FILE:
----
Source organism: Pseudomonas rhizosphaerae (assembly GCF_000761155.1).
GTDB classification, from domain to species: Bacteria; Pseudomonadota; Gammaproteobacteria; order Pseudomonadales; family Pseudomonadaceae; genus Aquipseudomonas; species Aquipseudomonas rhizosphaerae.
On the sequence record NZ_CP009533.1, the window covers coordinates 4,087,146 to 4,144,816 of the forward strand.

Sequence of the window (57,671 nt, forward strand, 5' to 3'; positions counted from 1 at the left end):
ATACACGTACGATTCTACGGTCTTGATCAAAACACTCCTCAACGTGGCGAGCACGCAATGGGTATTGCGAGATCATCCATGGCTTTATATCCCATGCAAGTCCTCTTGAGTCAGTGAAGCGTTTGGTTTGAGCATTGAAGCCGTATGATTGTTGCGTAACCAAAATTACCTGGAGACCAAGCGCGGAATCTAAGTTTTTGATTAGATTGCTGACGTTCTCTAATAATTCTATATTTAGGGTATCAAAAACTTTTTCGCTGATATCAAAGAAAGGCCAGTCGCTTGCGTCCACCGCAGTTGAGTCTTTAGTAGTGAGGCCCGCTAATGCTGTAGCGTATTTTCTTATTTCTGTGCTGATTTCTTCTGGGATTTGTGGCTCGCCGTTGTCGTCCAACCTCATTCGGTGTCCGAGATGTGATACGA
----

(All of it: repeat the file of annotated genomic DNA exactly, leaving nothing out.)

Source organism: Pseudomonas rhizosphaerae (assembly GCF_000761155.1).
GTDB classification, from domain to species: Bacteria; Pseudomonadota; Gammaproteobacteria; order Pseudomonadales; family Pseudomonadaceae; genus Aquipseudomonas; species Aquipseudomonas rhizosphaerae.
On the sequence record NZ_CP009533.1, the window covers coordinates 4,087,146 to 4,144,816 of the forward strand.

Sequence of the window (57,671 nt, forward strand, 5' to 3'; positions counted from 1 at the left end):
ATACACGTACGATTCTACGGTCTTGATCAAAACACTCCTCAACGTGGCGAGCACGCAATGGGTATTGCGAGATCATCCATGGCTTTATATCCCATGCAAGTCCTCTTGAGTCAGTGAAGCGTTTGGTTTGAGCATTGAAGCCGTATGATTGTTGCGTAACCAAAATTACCTGGAGACCAAGCGCGGAATCTAAGTTTTTGATTAGATTGCTGACGTTCTCTAATAATTCTATATTTAGGGTATCAAAAACTTTTTCGCTGATATCAAAGAAAGGCCAGTCGCTTGCGTCCACCGCAGTTGAGTCTTTAGTAGTGAGGCCCGCTAATGCTGTAGCGTATTTTCTTATTTCTGTGCTGATTTCTTCTGGGATTTGTGGCTCGCCGTTGTCGTCCAACCTCATTCGGTGTCCGAGATGTGATACGA